As the future will show, Saloua Raouda Choucair’s extensive exhibition at the Tate Modern will mark a highly significant point in Middle Eastern art history. Now well into her nineties, Choucair has been one of Lebanon’s hidden gems for far too long. The beauty and power in this show, is it finally gives Choucair the global attention she deserves! It is a significant show, not just for its fantastic content, but also because this exhibition is the first by a Middle Eastern artist at the Tate!
(c) J Fernandes, Tate Photography
(c) J Fernandes, Tate Photograph
I have by now been to the Choucair exhibition three times in just over a week. It is a show that keeps me coming back, keeps me wanting to dive further and further into the artist’s works. I was lucky enough to take part in a group tour led by the Tate’s International art curator, Jessica Morgan. Ms. Morgan explained how she first came across Choucair’s work at Agial Art Gallery in Beirut, and from there enquired further about the artist. After visiting her home in Beirut, Morgan found many of Choucair’s works all across her apartment. Morgan found it essential to provide an international platform for Choucair to be appreciated. Morgan wants to highlight Choucair’s position as a significant global artist.
Choucair, a pioneering abstract artist, was born in 1916. While Choucair is perhaps best known for her wonderful sculptures, she has worked with many mediums. Her inspirations are derived from Islamic art, geometry, and science.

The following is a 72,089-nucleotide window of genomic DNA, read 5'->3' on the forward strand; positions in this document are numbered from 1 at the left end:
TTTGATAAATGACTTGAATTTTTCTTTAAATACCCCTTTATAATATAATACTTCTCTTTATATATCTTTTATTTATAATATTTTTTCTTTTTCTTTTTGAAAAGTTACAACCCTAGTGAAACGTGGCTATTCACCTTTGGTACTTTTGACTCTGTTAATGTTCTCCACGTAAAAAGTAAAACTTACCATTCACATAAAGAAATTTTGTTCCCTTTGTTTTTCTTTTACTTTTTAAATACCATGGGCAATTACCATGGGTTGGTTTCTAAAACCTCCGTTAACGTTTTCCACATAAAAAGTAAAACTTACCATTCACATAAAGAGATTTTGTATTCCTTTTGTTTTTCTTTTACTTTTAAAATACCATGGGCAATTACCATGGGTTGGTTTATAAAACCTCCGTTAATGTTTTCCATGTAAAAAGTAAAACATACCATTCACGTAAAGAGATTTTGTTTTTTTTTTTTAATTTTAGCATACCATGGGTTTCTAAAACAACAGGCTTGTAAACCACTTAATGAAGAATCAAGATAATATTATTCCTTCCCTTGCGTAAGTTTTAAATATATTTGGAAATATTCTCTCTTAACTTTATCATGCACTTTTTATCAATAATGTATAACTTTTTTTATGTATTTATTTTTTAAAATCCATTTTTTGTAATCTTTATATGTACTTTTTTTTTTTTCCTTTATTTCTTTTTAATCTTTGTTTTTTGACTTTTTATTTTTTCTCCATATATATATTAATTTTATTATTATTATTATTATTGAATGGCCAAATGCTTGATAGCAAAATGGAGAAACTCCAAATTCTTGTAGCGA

As mentioned on the Tate’s website:
“A rare female voice in the Beirut art scene from the 1940s onwards, Choucair’s work combines elements of western abstraction with Islamic aesthetics. It is characterised by an experimental approach to materials alongside an elegant use of modular forms, lines and curves drawn from the traditions of Islamic design.
The exhibition focuses on Choucair’s sculptures from the 1950s to the 1980s, created in wood, metal, stone and fibreglass, as well as extensive examples of her early abstract paintings and some key figurative works such as Self-Portrait 1943 and Paris-Beirut 1948. “
To put the significance of Choucair’s show into perspective, the other major exhibition taking place at the Tate at the same was the Lichtenstein show! One could buy a double ticket granting access to both!
photo credit: Abdullah Al Turki
This is a must see show for all those in London, and will be on until Oct. 20, 2013.
Check out this Video about the organization of the exhibition:
Check out this link for more information on the show: